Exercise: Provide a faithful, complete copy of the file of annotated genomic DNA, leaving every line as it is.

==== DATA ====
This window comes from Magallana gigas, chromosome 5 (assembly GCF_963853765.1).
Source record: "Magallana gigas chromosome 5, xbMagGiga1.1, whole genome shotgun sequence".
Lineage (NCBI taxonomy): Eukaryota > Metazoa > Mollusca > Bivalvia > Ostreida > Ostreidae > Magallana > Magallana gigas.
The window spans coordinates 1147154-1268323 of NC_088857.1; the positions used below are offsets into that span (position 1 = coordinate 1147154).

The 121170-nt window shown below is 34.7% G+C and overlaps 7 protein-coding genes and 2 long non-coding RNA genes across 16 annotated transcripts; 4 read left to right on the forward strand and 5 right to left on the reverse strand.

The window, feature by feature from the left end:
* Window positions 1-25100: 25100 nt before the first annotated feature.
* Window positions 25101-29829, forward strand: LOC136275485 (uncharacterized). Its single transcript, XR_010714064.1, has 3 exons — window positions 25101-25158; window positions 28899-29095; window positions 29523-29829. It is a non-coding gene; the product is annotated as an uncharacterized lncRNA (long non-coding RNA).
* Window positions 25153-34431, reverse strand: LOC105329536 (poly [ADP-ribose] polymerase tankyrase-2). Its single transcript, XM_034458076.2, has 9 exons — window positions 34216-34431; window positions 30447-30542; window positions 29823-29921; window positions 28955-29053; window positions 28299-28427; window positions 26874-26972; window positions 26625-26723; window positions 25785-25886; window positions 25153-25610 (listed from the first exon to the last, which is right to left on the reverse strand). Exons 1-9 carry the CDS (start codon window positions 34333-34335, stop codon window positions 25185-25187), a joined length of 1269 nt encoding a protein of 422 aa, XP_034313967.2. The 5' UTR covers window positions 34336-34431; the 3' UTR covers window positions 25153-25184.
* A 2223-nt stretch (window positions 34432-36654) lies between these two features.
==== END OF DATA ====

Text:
This window comes from Magallana gigas, chromosome 5 (assembly GCF_963853765.1).
Source record: "Magallana gigas chromosome 5, xbMagGiga1.1, whole genome shotgun sequence".
Lineage (NCBI taxonomy): Eukaryota > Metazoa > Mollusca > Bivalvia > Ostreida > Ostreidae > Magallana > Magallana gigas.
The window spans coordinates 1147154-1268323 of NC_088857.1; the positions used below are offsets into that span (position 1 = coordinate 1147154).

The 121170-nt window shown below is 34.7% G+C and overlaps 7 protein-coding genes and 2 long non-coding RNA genes across 16 annotated transcripts; 4 read left to right on the forward strand and 5 right to left on the reverse strand.

The window, feature by feature from the left end:
* Window positions 1-25100: 25100 nt before the first annotated feature.
* Window positions 25101-29829, forward strand: LOC136275485 (uncharacterized). Its single transcript, XR_010714064.1, has 3 exons — window positions 25101-25158; window positions 28899-29095; window positions 29523-29829. It is a non-coding gene; the product is annotated as an uncharacterized lncRNA (long non-coding RNA).
* Window positions 25153-34431, reverse strand: LOC105329536 (poly [ADP-ribose] polymerase tankyrase-2). Its single transcript, XM_034458076.2, has 9 exons — window positions 34216-34431; window positions 30447-30542; window positions 29823-29921; window positions 28955-29053; window positions 28299-28427; window positions 26874-26972; window positions 26625-26723; window positions 25785-25886; window positions 25153-25610 (listed from the first exon to the last, which is right to left on the reverse strand). Exons 1-9 carry the CDS (start codon window positions 34333-34335, stop codon window positions 25185-25187), a joined length of 1269 nt encoding a protein of 422 aa, XP_034313967.2. The 5' UTR covers window positions 34336-34431; the 3' UTR covers window positions 25153-25184.
* A 2223-nt stretch (window positions 34432-36654) lies between these two features.